Normally, when Q output of IC2 and IC3 are high, N1 gate output of IC4 is also high. In this situation, Q output (pin 6) of IC5 is low. As transistor T1 is non-conducting, relay RL1 does not energise and the bell connected across CON2 remains off. The bell rings when Q output of IC5 goes high for predetermined time duration of 3.2 seconds. LED1 glows during this time duration.
For programming digital timer switch TM-619, refer its user manual on the Internet . Working of the circuit with timer switch TM-619 is given below:
1. Program the digital timer switch (TM-619) as per the required timetable. As an example, typical timetable of a college/school is shown in the table. Note that at the end time of the lecture, the timer should be in ‘off’ condition as shown in the table. If the sequence ends with ‘on’ time, put an additional ‘off’ time by adding 5-minute time interval. This ensures that timer TM-619 output is in off condition so that it begins the next cycle with ‘on’ condition. Note that whenever the timer output toggles between ‘on’ and ‘off’ conditions, output pin 6 of IC5 goes high for 3.2 seconds. This means, the AC bell rings for 3.2 seconds.
2. After programming, put the timer in auto mode.
3. When the timer clock reaches preset time, its status changes from ‘on’ to ‘off’ and vice versa.
4. Accordingly, the timer clock generates a falling-edge or rising-edge trigger signal for monostable IC2 and IC3. Q output of the respective IC generates a low-going pulse with pulse width of 1.5 milliseconds, which, in turn, triggers IC5. Transistor T1 conducts to energise relay RL1 and the bell rings for 3.2 seconds.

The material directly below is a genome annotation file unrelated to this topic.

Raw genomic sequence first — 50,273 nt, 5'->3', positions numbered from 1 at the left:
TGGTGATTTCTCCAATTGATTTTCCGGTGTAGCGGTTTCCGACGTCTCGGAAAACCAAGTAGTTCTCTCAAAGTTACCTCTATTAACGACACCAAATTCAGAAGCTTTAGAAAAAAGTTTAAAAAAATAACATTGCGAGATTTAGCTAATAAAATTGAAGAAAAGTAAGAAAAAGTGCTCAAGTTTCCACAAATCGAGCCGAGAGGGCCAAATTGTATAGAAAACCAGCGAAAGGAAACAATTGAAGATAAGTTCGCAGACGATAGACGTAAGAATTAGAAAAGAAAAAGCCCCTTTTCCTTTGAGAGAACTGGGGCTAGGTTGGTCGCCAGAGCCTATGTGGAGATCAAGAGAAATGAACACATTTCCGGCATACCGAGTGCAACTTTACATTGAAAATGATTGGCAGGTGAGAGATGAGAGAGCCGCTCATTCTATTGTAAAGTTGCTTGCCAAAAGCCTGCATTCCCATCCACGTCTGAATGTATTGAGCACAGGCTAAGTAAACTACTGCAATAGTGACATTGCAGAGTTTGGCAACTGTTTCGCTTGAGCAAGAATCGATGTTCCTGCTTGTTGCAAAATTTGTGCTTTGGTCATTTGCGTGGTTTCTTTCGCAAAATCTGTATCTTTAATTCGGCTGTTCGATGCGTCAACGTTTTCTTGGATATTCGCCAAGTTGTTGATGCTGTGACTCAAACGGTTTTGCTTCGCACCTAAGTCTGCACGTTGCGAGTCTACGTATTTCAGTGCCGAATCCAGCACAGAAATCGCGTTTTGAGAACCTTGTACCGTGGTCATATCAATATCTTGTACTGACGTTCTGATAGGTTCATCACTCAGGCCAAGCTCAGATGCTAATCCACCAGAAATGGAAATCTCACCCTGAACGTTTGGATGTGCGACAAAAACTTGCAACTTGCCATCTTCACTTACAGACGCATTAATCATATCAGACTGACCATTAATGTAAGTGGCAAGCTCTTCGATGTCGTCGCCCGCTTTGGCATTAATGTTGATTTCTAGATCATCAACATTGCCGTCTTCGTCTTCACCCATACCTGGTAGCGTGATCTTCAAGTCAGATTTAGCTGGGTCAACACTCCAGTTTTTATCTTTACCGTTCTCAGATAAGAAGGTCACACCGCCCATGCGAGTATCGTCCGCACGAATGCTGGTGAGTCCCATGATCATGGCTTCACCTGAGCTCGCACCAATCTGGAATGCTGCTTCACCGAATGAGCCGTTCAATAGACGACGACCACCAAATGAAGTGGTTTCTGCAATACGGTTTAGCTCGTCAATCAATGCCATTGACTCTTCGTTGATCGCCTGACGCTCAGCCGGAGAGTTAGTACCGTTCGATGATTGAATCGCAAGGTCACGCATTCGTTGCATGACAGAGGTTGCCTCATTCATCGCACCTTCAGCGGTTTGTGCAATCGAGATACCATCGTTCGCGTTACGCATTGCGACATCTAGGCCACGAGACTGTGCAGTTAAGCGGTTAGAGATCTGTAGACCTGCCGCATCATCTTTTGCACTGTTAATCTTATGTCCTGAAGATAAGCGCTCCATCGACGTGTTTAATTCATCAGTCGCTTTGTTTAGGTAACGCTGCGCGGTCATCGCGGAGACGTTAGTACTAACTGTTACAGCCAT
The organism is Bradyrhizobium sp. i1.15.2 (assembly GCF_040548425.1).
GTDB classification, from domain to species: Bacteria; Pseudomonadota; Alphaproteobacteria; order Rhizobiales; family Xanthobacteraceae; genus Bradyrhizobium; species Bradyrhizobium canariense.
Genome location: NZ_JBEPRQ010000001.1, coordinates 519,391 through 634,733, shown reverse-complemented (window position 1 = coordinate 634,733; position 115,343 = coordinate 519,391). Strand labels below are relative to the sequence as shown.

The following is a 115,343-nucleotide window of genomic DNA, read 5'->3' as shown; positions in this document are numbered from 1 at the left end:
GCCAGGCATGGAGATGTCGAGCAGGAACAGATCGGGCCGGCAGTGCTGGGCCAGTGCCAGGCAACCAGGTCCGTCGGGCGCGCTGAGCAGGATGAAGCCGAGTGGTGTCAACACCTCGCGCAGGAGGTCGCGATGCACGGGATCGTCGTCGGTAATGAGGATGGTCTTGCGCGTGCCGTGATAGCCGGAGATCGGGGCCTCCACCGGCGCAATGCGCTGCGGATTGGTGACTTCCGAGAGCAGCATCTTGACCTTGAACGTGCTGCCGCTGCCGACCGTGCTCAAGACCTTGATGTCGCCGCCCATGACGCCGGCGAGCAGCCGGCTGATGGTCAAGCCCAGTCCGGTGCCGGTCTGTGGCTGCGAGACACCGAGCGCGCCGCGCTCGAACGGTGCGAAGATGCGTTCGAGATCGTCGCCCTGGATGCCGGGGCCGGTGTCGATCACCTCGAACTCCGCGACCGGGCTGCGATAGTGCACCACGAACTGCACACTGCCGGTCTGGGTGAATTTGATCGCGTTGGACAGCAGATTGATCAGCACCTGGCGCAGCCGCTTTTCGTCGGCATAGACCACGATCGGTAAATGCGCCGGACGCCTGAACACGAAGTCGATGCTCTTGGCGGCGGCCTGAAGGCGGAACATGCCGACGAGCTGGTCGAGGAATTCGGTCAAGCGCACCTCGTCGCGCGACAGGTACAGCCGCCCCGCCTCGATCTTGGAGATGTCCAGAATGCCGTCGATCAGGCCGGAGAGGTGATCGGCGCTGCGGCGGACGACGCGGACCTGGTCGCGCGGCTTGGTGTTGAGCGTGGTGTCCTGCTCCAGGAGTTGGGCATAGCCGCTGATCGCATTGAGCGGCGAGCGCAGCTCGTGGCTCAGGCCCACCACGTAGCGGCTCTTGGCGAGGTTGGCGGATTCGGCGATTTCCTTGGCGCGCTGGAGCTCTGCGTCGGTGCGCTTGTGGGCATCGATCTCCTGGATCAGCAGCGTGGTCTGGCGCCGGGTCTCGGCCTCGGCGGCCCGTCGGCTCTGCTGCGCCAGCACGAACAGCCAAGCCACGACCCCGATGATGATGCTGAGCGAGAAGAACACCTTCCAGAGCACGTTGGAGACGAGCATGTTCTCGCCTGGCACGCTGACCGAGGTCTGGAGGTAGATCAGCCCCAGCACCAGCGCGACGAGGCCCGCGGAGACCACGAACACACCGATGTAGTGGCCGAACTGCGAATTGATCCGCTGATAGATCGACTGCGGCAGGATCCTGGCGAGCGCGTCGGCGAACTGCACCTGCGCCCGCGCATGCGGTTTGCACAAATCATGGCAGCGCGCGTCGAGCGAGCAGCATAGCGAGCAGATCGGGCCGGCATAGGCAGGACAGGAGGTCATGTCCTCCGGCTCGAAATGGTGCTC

5. The process repeats as per the timetable.
Construction and testing
An actual-size PCB layout of the programmable automatic bell system is shown in Fig. 3 and its components layout in Fig. 4.
Download PCB and component layout PDFs: click here
Download source code
After mounting components on the PCB, first check Q output of IC2 using an oscilloscope; when a positive trigger is given to pin 5 (input B), the pulse width at pin 1 should be 1.5 milliseconds. Similarly, check pulse output pin 1 (Q) of IC3 by giving a negative trigger to pin 4 (A2 input) of IC3.
The output of IC5 drives the base of npn transistor T1 (BC 547) through diode D6 and resistor R6.
In order to test the bell manually, a push-to-on switch (S2) is provided. It is connected to the base of the transistor through diode D5. When you press S2, transistor T1 conducts to drive relay RL1 and the bell rings continuously as long as S2 is pressed.
In normal condition, transistor T1 gets the pulse from pin 6 of IC5. As it has pulse width of 3.2 seconds, the bell rings only for 3.2 seconds.
After assembling the circuit on the PCB, connect 230V AC to CON1. Also connect the digital timer and 230V AC bell externally to the PCB using external wires. Connect switches S1 and S2, and LED1, on the front panel of the cabinet. Note that the PCB shows only the secondary winding of X1 (9V-0-9V). Affix the switch S1 on the cabinet at a suitable location and connect to primary winding of X1 using external wires.
Dr S.B. Iyyer is head of the department of physics, Ahmednagar College, Ahmednagar
Rahul Sathe is research project fellow, Ahmednagar College, Ahmednagar